We are working with the hospitality industry to improve health and safety outcomes for workers in pubs, taverns, bars, cafes, restaurants and accommodation services.
Our Industry Action Plan for 2017-2019 identifies who, how and where people are being injured most and what we will do to contribute to the reduction of workplace injuries in this industry sector across South Australia.
Work injury claims in South Australia from 2013 to 2016 have come at a cost of $43 million, or an average of $14,000 per person. Waiting staff, chefs, cooks, kitchen hands and housekeepers are among the most commonly injured workers.
Most common bodily injuries
Common injuries include muscular and musculoskeletal trauma, burns, wounds, amputations and mental disorders affecting the body as follows:
- upper limbs – 42%
- trunk – 18%
- lower limbs – 15%
- head – 6%
- psychological injury – 4%.
- body stressing
- heat, electrical and other environmental factors
- hit by moving objects
- hitting objects with a part of the body
- mental stress
- slips, trips and falls.
Our focus areas for action include:
- body stressing
- challenging behaviour related to service of alcohol
- community event safety
- fatigue arising from shift work
- fitness for work
- induction, training and supervision
- leadership and culture
- psychological health
- slips, trips and falls
- young workers.
To achieve the action plan outcomes, we will:
- partner with industry bodies to promote practical health and safety solutions for both employers and workers including the challenges of high workforce turnover
- engage with the industry by providing practical advice and support to those seeking information on the minimisation of body stressing due to hazardous manual tasks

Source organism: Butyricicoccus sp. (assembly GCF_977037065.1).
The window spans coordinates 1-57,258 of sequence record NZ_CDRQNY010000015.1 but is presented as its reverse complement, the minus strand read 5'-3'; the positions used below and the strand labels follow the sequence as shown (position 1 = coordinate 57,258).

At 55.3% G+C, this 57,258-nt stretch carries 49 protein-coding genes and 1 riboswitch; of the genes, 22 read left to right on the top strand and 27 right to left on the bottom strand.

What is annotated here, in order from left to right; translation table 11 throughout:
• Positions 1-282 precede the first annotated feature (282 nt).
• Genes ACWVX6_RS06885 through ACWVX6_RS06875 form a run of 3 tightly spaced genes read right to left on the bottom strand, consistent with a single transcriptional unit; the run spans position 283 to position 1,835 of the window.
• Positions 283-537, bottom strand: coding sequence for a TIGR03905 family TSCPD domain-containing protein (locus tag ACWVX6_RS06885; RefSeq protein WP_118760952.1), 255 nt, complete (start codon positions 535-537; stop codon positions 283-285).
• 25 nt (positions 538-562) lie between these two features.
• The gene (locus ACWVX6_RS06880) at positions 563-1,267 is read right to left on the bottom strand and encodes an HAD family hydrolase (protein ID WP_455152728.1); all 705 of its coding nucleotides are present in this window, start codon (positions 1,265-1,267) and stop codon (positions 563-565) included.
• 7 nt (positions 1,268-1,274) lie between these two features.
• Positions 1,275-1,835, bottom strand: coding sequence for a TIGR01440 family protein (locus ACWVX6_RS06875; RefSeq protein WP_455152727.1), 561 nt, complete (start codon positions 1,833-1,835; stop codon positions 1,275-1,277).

- disseminate practical information and advice addressing key focus areas to encourage effective management of risks to health and safety
- partner with state and local government agencies and other industry stakeholders to deliver and promote practical risk management and controls at community events
- collaborate with other government agencies to design and implement additional physical and mental health and wellbeing programs including a focus on shift work, drugs and alcohol, and other lifestyle factors
- support industry associations and government to promote health and safety for small and medium-sized employers
- promote sharing of safety improvements and best practice between industry leaders and employers
- plan and develop a technology-based solution to enable effective work health and safety induction and training for new and young workers
- promote the development of a simple and effective tool to help small and medium-sized employers challenge high turnover of workers
- provide education and advice on shared duties of employers, workers and customers relating to anti-social behaviours associated with excessive drinking and problem gambling
- engage with secondary and tertiary education institutions, and industry-based training organisations, to influence health and safety training curricula for students
- promote supply chain solutions for packaging and transport of goods and supplies, including laundry and waste to reduce hazardous manual tasks.